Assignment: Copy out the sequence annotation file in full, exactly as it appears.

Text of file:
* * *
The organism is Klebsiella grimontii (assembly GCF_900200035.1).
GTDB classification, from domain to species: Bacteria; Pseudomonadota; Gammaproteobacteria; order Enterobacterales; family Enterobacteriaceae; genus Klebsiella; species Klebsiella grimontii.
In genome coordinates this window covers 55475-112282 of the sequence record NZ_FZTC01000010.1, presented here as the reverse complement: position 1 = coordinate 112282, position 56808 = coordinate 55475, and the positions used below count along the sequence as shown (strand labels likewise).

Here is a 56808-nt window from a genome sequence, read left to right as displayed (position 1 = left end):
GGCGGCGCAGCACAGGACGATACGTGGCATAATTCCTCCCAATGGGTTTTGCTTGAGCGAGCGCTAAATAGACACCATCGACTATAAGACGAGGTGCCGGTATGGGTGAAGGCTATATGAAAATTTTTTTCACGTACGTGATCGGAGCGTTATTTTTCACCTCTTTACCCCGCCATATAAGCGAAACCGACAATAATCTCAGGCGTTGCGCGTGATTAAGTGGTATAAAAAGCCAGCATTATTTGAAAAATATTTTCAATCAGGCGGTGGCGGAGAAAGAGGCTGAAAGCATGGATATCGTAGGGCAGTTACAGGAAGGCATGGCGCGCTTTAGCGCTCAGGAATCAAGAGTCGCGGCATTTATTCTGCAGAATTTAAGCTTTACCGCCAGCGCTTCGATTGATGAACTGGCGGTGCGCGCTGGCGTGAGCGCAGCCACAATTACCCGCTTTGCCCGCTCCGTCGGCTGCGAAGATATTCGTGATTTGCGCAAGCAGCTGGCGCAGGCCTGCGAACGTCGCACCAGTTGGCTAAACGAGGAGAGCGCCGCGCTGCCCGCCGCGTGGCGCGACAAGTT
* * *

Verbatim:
The organism is Klebsiella grimontii (assembly GCF_900200035.1).
GTDB classification, from domain to species: Bacteria; Pseudomonadota; Gammaproteobacteria; order Enterobacterales; family Enterobacteriaceae; genus Klebsiella; species Klebsiella grimontii.
In genome coordinates this window covers 55475-112282 of the sequence record NZ_FZTC01000010.1, presented here as the reverse complement: position 1 = coordinate 112282, position 56808 = coordinate 55475, and the positions used below count along the sequence as shown (strand labels likewise).

Here is a 56808-nt window from a genome sequence, read left to right as displayed (position 1 = left end):
GGCGGCGCAGCACAGGACGATACGTGGCATAATTCCTCCCAATGGGTTTTGCTTGAGCGAGCGCTAAATAGACACCATCGACTATAAGACGAGGTGCCGGTATGGGTGAAGGCTATATGAAAATTTTTTTCACGTACGTGATCGGAGCGTTATTTTTCACCTCTTTACCCCGCCATATAAGCGAAACCGACAATAATCTCAGGCGTTGCGCGTGATTAAGTGGTATAAAAAGCCAGCATTATTTGAAAAATATTTTCAATCAGGCGGTGGCGGAGAAAGAGGCTGAAAGCATGGATATCGTAGGGCAGTTACAGGAAGGCATGGCGCGCTTTAGCGCTCAGGAATCAAGAGTCGCGGCATTTATTCTGCAGAATTTAAGCTTTACCGCCAGCGCTTCGATTGATGAACTGGCGGTGCGCGCTGGCGTGAGCGCAGCCACAATTACCCGCTTTGCCCGCTCCGTCGGCTGCGAAGATATTCGTGATTTGCGCAAGCAGCTGGCGCAGGCCTGCGAACGTCGCACCAGTTGGCTAAACGAGGAGAGCGCCGCGCTGCCCGCCGCGTGGCGCGACAAGTT